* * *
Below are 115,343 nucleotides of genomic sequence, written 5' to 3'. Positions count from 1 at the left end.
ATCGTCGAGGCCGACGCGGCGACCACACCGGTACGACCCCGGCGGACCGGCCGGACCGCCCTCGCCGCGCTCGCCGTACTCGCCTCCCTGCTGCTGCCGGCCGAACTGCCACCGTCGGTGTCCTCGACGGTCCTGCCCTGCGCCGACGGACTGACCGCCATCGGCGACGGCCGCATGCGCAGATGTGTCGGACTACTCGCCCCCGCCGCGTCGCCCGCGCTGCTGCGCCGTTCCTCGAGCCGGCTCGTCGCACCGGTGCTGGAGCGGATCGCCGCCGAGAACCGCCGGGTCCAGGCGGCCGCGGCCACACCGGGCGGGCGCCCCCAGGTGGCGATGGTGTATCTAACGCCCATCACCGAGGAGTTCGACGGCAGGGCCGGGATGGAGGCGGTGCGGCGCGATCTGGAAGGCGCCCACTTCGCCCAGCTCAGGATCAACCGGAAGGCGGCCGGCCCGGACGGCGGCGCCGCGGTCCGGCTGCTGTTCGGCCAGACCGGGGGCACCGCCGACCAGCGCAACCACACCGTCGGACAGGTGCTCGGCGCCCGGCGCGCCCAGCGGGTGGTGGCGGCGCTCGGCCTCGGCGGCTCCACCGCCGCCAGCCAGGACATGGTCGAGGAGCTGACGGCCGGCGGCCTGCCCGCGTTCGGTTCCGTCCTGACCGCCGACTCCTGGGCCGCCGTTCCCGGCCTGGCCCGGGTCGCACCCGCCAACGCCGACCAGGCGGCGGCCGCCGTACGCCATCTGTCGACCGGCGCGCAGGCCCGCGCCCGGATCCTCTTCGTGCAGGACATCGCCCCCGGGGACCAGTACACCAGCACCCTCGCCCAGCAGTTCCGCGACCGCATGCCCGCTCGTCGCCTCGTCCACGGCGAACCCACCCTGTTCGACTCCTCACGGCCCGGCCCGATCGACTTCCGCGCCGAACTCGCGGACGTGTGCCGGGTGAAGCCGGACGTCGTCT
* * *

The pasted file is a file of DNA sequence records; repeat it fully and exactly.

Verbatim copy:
Below are 115,343 nucleotides of genomic sequence, written 5' to 3'. Positions count from 1 at the left end.
ATCGTCGAGGCCGACGCGGCGACCACACCGGTACGACCCCGGCGGACCGGCCGGACCGCCCTCGCCGCGCTCGCCGTACTCGCCTCCCTGCTGCTGCCGGCCGAACTGCCACCGTCGGTGTCCTCGACGGTCCTGCCCTGCGCCGACGGACTGACCGCCATCGGCGACGGCCGCATGCGCAGATGTGTCGGACTACTCGCCCCCGCCGCGTCGCCCGCGCTGCTGCGCCGTTCCTCGAGCCGGCTCGTCGCACCGGTGCTGGAGCGGATCGCCGCCGAGAACCGCCGGGTCCAGGCGGCCGCGGCCACACCGGGCGGGCGCCCCCAGGTGGCGATGGTGTATCTAACGCCCATCACCGAGGAGTTCGACGGCAGGGCCGGGATGGAGGCGGTGCGGCGCGATCTGGAAGGCGCCCACTTCGCCCAGCTCAGGATCAACCGGAAGGCGGCCGGCCCGGACGGCGGCGCCGCGGTCCGGCTGCTGTTCGGCCAGACCGGGGGCACCGCCGACCAGCGCAACCACACCGTCGGACAGGTGCTCGGCGCCCGGCGCGCCCAGCGGGTGGTGGCGGCGCTCGGCCTCGGCGGCTCCACCGCCGCCAGCCAGGACATGGTCGAGGAGCTGACGGCCGGCGGCCTGCCCGCGTTCGGTTCCGTCCTGACCGCCGACTCCTGGGCCGCCGTTCCCGGCCTGGCCCGGGTCGCACCCGCCAACGCCGACCAGGCGGCGGCCGCCGTACGCCATCTGTCGACCGGCGCGCAGGCCCGCGCCCGGATCCTCTTCGTGCAGGACATCGCCCCCGGGGACCAGTACACCAGCACCCTCGCCCAGCAGTTCCGCGACCGCATGCCCGCTCGTCGCCTCGTCCACGGCGAACCCACCCTGTTCGACTCCTCACGGCCCGGCCCGATCGACTTCCGCGCCGAACTCGCGGACGTGTGCCGGGTGAAGCCGGACGTCGTCT